BEIJING (Reuters) - China has threatened to punish the United States for plans to sell some $6.4 billion of arms to Taiwan, the disputed island that Beijing calls its own.
Here is how China’s anger could be felt:
China has said it will curtail military contacts with the United States, returning to a freeze imposed in 2008 after the Bush administration flagged the arms sale to Taiwan.
China’s official Xinhua news agency said a planned visit by U.S. Defense Secretary Robert Gates later this year will be shelved, as will talks between the Chinese People’s Liberation Army Chief of General Staff, Chen Bingde, and the Chairman of the U.S. Joint Chiefs of Staff, Mike Mullen. Mutual visits by Chinese and U.S. navy ships will also be affected, said the report.
Defense contacts between China and the United States have, however, always been limited and so there will be scant effect on U.S. operations. Some analysts have also said Beijing might stage more missile tests to demonstrate its anger.
China has said that U.S. companies involved in selling arms to Taiwan will face “corresponding sanctions,” breaking with Beijing’s long-standing reluctance to use formal sanctions in international disputes.
The vague warning did not specify when any sanctions would take effect, but companies that could be affected include Sikorsky Aircraft Corp, a unit of United Technologies Corp; Lockheed Martin Corp; Raytheon Co; and McDonnell Douglas, a unit of Boeing Co.
Beijing could face challenges that any such sanctions violate commitments to open trade it has made as a member of the World Trade Organization. In response, it could argue the sanctions are a legitimate act to protect national security.
Even without official penalties, China can informally punish foreign governments and businesses through adverse decisions on tenders, contracts and regulatory disputes.
China is the world’s third-biggest economy, behind Japan and the United States, and holds foreign exchange reserves worth $2.4 trillion. Economists have estimated about two-thirds of those reserves are invested in U.S. dollar-denominated assets.
While China is the single biggest holder of U.S. Treasuries — owning at least $776.4 billion of U.S. government debt at the end of June 2009, according to statistics — there have been no signs Beijing will use broader trade penalties or its dollar holdings to punish Washington.
Doing that, or even hinting at it, would jeopardize the value of China’s own assets and alarm investors. Beijing appears too focused on shoring up economic growth to risk such steps.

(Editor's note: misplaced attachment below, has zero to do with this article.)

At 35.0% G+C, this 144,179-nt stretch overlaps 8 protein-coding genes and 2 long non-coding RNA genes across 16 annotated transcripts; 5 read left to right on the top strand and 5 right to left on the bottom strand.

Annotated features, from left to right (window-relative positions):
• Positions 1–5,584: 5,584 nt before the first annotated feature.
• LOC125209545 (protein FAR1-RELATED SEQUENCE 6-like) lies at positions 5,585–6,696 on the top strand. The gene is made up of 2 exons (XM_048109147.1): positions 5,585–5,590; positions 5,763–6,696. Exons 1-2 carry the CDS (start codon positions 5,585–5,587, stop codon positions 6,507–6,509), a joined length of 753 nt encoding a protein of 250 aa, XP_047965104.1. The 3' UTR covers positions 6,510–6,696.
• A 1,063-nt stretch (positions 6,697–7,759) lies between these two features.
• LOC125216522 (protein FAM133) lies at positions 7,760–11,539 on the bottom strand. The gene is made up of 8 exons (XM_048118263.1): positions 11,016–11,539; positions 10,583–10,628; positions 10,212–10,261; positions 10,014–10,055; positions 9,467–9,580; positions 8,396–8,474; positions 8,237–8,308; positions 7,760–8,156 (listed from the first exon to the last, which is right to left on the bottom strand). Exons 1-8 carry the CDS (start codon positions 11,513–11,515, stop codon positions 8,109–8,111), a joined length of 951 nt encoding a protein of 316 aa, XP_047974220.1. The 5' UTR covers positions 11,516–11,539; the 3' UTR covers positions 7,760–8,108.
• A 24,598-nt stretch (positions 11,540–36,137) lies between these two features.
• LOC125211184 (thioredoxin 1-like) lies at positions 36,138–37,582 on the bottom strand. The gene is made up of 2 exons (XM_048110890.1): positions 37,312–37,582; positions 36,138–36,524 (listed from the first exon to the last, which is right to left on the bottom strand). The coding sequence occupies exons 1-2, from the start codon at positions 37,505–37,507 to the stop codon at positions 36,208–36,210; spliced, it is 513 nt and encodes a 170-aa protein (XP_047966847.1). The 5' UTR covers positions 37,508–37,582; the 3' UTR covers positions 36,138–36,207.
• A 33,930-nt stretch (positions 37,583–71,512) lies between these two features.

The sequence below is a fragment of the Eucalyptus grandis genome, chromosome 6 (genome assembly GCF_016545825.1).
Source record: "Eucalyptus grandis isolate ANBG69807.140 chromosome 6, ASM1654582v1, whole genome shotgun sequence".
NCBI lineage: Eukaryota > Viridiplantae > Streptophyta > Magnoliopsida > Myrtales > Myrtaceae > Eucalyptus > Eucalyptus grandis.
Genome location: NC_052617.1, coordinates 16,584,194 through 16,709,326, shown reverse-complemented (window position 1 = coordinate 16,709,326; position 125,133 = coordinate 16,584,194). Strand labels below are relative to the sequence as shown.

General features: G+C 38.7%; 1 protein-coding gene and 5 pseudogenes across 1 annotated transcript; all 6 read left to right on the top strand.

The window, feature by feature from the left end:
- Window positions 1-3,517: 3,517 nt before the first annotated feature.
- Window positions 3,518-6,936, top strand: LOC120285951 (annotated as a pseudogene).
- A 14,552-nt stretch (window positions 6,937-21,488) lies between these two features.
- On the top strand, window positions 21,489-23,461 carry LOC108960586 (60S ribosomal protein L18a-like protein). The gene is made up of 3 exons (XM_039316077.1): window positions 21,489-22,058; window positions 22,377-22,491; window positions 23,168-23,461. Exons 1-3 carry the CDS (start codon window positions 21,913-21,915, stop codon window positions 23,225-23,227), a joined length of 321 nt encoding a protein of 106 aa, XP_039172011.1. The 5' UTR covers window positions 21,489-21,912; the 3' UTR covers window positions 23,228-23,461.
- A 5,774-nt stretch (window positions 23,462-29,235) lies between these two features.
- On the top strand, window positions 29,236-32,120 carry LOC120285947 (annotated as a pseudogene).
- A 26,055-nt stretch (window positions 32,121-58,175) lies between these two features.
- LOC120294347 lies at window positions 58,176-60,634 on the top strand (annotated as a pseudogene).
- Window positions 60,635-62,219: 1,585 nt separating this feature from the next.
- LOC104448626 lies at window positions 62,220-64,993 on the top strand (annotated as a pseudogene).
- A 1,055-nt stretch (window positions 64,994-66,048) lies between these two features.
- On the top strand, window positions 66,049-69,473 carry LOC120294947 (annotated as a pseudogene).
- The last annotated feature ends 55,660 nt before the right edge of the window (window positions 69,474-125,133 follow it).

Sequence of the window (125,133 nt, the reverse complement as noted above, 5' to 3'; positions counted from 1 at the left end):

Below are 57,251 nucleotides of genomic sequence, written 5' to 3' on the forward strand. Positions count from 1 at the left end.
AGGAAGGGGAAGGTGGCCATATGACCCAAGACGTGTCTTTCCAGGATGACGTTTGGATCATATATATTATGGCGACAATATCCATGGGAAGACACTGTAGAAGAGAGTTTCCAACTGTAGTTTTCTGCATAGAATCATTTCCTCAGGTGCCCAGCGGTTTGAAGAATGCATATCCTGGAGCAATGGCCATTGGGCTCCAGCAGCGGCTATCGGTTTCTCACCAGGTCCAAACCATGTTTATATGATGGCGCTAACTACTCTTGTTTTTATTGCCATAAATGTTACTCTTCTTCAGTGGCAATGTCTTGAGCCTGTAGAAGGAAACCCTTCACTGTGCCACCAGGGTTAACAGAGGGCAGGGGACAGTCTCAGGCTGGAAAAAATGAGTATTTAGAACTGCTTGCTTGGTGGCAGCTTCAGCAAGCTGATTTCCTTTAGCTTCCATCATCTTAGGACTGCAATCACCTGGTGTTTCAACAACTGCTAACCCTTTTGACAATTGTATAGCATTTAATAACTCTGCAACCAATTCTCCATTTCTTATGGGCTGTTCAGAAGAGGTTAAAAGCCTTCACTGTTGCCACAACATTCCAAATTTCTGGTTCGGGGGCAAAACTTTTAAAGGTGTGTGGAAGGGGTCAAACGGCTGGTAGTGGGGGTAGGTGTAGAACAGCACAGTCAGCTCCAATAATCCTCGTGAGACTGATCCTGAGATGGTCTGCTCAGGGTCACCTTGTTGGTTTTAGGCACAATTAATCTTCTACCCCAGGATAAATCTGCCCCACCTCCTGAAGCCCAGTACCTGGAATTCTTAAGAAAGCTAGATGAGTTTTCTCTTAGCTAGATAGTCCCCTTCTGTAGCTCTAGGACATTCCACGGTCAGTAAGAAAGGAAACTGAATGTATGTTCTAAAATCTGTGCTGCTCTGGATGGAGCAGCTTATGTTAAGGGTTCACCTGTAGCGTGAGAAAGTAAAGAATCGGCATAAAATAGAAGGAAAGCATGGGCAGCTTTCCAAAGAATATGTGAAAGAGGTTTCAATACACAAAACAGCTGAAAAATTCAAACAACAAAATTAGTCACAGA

Trading in offshore one-year dollar/yuan non-deliverable forwards on Monday indicated investors foresee a slightly slower appreciation for China’s yuan, with Beijing less willing to heed Washington’s calls for a currency rise.
China has said cooperation with the United States over regional and international problems will be hurt by the dispute, but the Chinese Foreign Ministry did not spell out what issues could be affected.
The government is likely to show its anger in oblique ways, such as delaying talks or downgrading representation at them, rather than through substantive policy reversals.
Washington has looked for stronger Chinese support over several international worries, chiefly the nuclear ambitions of Iran and North Korea.
China is a permanent member of the United Nations Security Council, and so has the power to veto any proposed resolutions. Its rising influence and status as the world’s biggest developing country also give it clout over issues such as climate change and international financial reforms.
China’s Foreign Ministry has canceled one scheduled meeting between senior Chinese and U.S. officials, a vice-minister level meeting on strategic security, arms control and nuclear non-proliferation.
Other bilateral talks are also likely to be curtailed or downgraded. They could include a dialogue on human rights that President Barack Obama and President Hu Jintao agreed to during their summit in November.
It is less clear whether China will show its anger by delaying, shifting or downgrading regular Joint Commission on Commerce and Trade (JCCT) talks scheduled for later in the year, or the higher-level Strategic and Economic Dialogue due to be held in Beijing around mid-year.
Washington officials were recently in Beijing to discuss preparations for those two meetings, and Chinese President Hu is expected to visit the United States later this year.
Chinese media and Internet sites have sounded public anger about the proposed arms sales and the dispute will stoke anti-American sentiment.
In a 2008 poll of Chinese public views of the United States by the Chinese Academy of Social Sciences, 46 percent of respondents said the Taiwan issue was the biggest problem in China-U.S. relations — by far the most popular response.
Public anger over the arms sales has already produced calls for boycotts of American companies and products. Similar protests against French, Japanese and U.S. companies in past years have erupted and then quickly petered out with little lasting effect on their sales in China.
Editing by Ken Wills; Editing by David Fox